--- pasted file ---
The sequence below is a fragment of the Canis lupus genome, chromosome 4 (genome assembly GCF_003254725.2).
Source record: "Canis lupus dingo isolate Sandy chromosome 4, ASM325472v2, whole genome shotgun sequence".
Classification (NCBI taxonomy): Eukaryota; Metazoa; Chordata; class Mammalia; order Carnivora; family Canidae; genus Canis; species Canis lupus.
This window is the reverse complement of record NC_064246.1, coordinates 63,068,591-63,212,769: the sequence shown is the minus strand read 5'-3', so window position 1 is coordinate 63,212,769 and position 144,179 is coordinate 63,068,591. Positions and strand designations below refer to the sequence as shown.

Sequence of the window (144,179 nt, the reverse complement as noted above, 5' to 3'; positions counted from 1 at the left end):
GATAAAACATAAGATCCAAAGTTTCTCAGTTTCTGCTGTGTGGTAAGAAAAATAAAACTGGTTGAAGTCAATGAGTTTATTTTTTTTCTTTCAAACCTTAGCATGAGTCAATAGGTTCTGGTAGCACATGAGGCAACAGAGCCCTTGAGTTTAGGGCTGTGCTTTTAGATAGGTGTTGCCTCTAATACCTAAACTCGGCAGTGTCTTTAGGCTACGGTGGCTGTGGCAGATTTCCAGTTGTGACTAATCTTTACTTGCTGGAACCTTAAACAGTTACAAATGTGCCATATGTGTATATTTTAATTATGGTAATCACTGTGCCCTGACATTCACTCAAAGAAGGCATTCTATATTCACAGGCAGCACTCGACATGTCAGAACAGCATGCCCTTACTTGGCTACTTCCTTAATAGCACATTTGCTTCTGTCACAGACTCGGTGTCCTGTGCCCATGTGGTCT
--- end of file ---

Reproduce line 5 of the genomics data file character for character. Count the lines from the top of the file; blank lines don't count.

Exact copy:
Sequence of the window (144,179 nt, the reverse complement as noted above, 5' to 3'; positions counted from 1 at the left end):